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Students develop sustainable solutions for the Dutch Zeelandia Group

The increasingly visible and tangible effects of climate change and the reaching and exceeding of planetary boundaries mean that companies are increasingly concerned with the question of how the ecological footprint of processes and products can be reduced. As part of a cooperative “Sustainability Management” course with HZ University in the Netherlands, students at Hof University of Applied Sciences are therefore currently researching innovative sustainability solutions for companies.

Students from HZ University in the Netherlands and Hof University of Applied Sciences are working together on sustainable business solutions; Image: Hof University of Applied Sciences;

In the Sustainability Management module, students from the Business Administration and International Management courses are looking at the role of companies in sustainable development. They analyze and develop strategies, practices and innovations for sustainable management.

“In a globalized world, corporate activities have an international and global impact and must therefore take into account different framework conditions, stakeholders and perspectives.”

Tina Wiegand, Faculty of Business Administration and Economics at Hof University of Applied Sciences

In order to promote solutions here, she teamed up with Sylvia Schouwenaars, Ad de Wit and Marc Nohlmanns from HZ University in Vlissingen in the Netherlands. In the current summer semester, a total of 45 students from both universities are now working on the specific question posed by corporate partner Zeelandia – an internationally active company in the food industry – as to how it can efficiently measure and evaluate emissions along the supply chain (so-called Scope 3 emissions).

At the beginning of their work, the students were divided into mixed German-Dutch groups; Image: Hof University of Applied Sciences;

The partnership between the participating universities and industry not only demonstrates the partners’ commitment to interdisciplinary and international cooperation, but also enables the participating students to directly combine different skills. “Language skills and project management know-how are put to practical use for real-life challenges,” says Tina Wiegand.

Kick-off and first project week

The project began with an exciting online kick-off event on March 27, during which the corporate partner Zeelandia presented its corporate structure and the specific question for the students. In addition, the students from both universities got to know each other and were divided into mixed groups to work together on the questions. The project week then took place at Hof University of Applied Sciences from April 8 to 12. During intensive units, the students not only received lectures on relevant topics of sustainability management and greenhouse gas balancing, but also workshops on the methodology of design thinking, as well as project management and teamwork in an intercultural environment.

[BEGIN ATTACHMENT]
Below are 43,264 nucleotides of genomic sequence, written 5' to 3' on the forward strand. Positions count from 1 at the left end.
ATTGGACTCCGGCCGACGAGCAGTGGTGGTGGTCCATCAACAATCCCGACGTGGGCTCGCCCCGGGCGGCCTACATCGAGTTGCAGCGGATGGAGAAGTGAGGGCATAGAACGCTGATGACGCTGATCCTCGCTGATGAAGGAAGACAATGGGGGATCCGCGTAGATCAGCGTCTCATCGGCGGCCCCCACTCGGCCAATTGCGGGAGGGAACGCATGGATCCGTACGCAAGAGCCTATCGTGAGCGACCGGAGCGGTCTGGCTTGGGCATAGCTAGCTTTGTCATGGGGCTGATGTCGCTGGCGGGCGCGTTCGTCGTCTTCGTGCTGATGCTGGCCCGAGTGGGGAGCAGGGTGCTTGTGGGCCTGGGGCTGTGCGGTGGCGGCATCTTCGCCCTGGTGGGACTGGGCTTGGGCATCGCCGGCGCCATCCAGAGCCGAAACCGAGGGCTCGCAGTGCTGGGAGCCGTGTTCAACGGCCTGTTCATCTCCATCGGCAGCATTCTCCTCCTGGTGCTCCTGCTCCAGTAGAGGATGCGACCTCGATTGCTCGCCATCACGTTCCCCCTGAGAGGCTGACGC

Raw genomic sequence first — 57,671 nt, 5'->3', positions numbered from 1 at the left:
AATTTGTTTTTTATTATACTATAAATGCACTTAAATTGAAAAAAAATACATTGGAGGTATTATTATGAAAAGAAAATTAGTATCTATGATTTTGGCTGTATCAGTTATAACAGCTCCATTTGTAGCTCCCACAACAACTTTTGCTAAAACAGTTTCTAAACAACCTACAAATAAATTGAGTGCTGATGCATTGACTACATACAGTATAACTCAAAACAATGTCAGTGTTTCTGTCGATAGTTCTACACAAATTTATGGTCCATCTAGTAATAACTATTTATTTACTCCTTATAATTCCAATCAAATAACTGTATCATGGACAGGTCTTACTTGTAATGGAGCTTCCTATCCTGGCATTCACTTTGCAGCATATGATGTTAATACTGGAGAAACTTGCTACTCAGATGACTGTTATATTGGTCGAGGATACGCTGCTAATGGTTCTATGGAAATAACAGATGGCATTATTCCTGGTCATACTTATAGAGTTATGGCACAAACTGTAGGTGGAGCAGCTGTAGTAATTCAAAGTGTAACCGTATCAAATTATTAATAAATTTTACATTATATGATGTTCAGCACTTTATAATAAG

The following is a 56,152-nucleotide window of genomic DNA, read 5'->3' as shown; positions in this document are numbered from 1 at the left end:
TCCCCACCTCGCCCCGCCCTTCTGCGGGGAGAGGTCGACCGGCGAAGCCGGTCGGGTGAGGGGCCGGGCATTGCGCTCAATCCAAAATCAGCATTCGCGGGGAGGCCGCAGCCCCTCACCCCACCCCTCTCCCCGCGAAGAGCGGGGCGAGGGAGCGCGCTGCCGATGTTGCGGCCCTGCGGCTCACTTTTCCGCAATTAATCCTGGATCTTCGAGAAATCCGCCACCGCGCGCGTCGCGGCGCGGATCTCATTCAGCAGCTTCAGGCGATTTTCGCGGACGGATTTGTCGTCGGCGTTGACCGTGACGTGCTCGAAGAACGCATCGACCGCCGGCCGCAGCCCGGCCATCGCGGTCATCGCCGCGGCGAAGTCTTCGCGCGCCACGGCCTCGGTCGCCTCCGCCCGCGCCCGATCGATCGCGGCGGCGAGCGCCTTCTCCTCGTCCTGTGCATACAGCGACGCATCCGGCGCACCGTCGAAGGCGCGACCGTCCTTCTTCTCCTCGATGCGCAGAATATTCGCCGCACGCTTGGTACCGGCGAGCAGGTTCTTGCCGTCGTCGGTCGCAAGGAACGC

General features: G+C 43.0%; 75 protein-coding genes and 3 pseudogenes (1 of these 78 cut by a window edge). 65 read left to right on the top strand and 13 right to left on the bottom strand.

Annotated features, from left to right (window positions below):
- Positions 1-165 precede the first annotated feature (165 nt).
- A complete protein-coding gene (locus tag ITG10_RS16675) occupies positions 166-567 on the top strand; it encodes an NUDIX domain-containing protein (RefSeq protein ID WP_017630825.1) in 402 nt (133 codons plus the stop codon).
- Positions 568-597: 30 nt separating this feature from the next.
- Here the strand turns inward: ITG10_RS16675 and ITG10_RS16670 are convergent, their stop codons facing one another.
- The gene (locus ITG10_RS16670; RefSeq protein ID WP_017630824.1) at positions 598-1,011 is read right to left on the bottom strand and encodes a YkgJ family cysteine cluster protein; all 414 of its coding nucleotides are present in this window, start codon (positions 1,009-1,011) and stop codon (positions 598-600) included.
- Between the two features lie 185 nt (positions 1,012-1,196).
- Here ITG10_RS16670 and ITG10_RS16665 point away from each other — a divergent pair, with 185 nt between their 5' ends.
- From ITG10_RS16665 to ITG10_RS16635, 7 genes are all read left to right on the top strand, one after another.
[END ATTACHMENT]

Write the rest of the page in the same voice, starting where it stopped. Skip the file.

In addition to the project work, the program also included interesting excursions, such as a visit to the German-German Museum in Mödlareuth; Image: Hof University of Applied Sciences;

In addition to working on the company’s project objectives, the project week also gave the students the opportunity to get to know each other better and share common experiences. These included leisure activities such as a visit to the German-German Museum in Mödlareuth, an exciting brewery tour and relaxed evenings at the picturesque Untreusee lake. These shared experiences not only strengthened team spirit, but also provided space for informal exchanges and interpersonal relationships that are important beyond the project.

Return visit to Vlissingen in June

Over the next six weeks, the students will continue their work in their groups, connecting with each other via various online channels (such as Zoom, Moodle and Nextcloud). Despite the physical distance, they work intensively on the company project, regularly exchanging ideas and progress and receiving feedback and input from their coaches. On June 3, the group of Hof students will then set off for Vlissingen for the second project week. True to the idea of sustainability, the students will travel in an environmentally friendly way by train, supported by Erasmus funding.

In Vlissingen, the joint group work is finalized and the final presentations are prepared, which are then presented to representatives of the company. These presentations are not only an important step for the students to present their work, but also offer the opportunity to receive valuable feedback from experts from the industry. In addition to the intensive work, time is also set aside during this week for joint workshops and experiences. These not only provide the students with a welcome change of pace, but also promote team spirit and strengthen the interpersonal relationships that have developed during the project.

Tina Wiegand

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